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Rhythm gene discovered

University of Utah biologists found a gene that controls rhythmic events in a worm's life: swallowing food, laying eggs and pooping.

If the gene is disabled, the worms can't swallow, so they die. If the gene is partly restored so the worms can swallow, they have trouble reproducing and get constipated.

"We have found a gene that is important for the control of fundamental rhythms in nematode worms," says biology professor and physician Andres Villu Maricq, a member of the Brain Institute at the University of Utah. "The same gene products that control the fundamental processes of life in mammals also are found in the worm, so our study suggests this gene and related genes may have critical roles in controlling rhythmic behaviors in humans and other animals."

Discovery of the gene is reported in the Oct. 7, 2005, issue of the journal Cell. The study deals with seconds- to hours-long ultradian rhythms that control such body functions as heart rate, breathing, swallowing and contraction of the intestines. Much less is known about ultradian rhythms than about circadian rhythms, which regulate the 24-hour cycle of sleeping, waking and activity, Maricq says.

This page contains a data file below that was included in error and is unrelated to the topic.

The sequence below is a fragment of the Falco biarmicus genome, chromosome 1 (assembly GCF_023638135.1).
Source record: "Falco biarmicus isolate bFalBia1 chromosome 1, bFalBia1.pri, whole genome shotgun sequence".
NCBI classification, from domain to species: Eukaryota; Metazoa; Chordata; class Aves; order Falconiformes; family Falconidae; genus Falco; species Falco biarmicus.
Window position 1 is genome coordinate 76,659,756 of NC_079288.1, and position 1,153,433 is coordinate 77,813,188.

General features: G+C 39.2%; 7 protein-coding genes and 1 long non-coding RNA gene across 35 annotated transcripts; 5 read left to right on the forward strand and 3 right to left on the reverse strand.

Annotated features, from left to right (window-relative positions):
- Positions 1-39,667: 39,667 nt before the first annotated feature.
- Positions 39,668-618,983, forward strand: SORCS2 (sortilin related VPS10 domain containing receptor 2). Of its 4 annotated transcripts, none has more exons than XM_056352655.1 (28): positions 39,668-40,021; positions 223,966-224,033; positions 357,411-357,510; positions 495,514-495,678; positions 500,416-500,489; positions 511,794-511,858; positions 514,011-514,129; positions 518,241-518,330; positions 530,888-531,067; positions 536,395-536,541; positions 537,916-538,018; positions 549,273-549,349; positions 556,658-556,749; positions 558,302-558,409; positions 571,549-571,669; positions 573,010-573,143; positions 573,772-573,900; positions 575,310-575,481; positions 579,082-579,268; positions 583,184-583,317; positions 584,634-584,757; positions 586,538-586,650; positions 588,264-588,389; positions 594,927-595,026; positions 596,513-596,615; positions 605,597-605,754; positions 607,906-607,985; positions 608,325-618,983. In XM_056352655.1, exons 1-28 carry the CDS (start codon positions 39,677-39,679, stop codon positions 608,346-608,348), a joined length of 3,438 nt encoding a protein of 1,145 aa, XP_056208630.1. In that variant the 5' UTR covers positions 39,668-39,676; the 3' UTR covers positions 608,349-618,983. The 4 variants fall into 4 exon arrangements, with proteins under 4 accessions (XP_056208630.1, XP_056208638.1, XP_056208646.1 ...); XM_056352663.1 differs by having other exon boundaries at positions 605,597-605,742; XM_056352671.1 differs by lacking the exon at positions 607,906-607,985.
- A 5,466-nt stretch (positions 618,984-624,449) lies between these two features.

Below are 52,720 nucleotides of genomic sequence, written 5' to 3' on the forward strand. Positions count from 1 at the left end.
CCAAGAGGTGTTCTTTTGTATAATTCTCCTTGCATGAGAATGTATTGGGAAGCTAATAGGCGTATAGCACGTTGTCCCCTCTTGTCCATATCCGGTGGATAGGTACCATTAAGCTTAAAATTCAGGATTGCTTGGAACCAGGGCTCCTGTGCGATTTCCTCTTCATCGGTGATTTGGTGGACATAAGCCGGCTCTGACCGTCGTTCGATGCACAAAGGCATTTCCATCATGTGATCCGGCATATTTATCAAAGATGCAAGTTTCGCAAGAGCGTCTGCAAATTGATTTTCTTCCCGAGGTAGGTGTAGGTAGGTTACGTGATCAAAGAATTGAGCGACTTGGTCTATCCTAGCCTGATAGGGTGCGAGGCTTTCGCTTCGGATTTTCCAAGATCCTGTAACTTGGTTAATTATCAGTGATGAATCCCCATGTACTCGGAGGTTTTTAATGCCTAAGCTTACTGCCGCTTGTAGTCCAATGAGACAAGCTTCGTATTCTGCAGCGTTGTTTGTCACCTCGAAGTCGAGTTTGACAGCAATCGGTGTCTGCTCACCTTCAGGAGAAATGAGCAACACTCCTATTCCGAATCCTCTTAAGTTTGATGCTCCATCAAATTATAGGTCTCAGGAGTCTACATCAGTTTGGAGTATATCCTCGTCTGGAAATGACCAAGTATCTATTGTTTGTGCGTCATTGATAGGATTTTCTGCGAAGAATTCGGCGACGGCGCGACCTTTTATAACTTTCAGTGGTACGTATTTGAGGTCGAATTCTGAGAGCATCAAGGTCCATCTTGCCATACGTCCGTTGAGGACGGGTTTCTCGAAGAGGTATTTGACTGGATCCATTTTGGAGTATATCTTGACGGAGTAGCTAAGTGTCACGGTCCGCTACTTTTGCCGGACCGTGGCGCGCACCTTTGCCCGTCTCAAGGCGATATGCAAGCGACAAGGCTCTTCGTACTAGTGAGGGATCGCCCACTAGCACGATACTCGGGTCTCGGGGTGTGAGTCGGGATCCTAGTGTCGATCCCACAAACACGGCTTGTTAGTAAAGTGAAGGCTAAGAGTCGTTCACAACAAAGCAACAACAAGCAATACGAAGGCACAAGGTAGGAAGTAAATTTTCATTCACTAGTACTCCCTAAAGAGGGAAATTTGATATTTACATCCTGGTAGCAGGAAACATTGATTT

The gene that controls ultradian rhythms in worms is related to other genes that, when mutated, cause uncontrolled growth of mammalian cells a hallmark of cancer. By learning how the gene works, researchers may learn how to interfere with it a possible way to find new cancer drugs

Maricq and colleagues studied Caenorhabditis elegans, a millimeter-long (one 25th of an inch) nematode worm that is found in soil, eats bacteria and frequently is used by geneticists. The researchers discovered a worm gene they named vav-1 which is related to three similar human genes. The study showed that the gene controlled the rhythmic contractions of smooth muscle in three parts of the worm's body by regularly raising and lowering calcium levels in the muscle cells:
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6-Oct-2005


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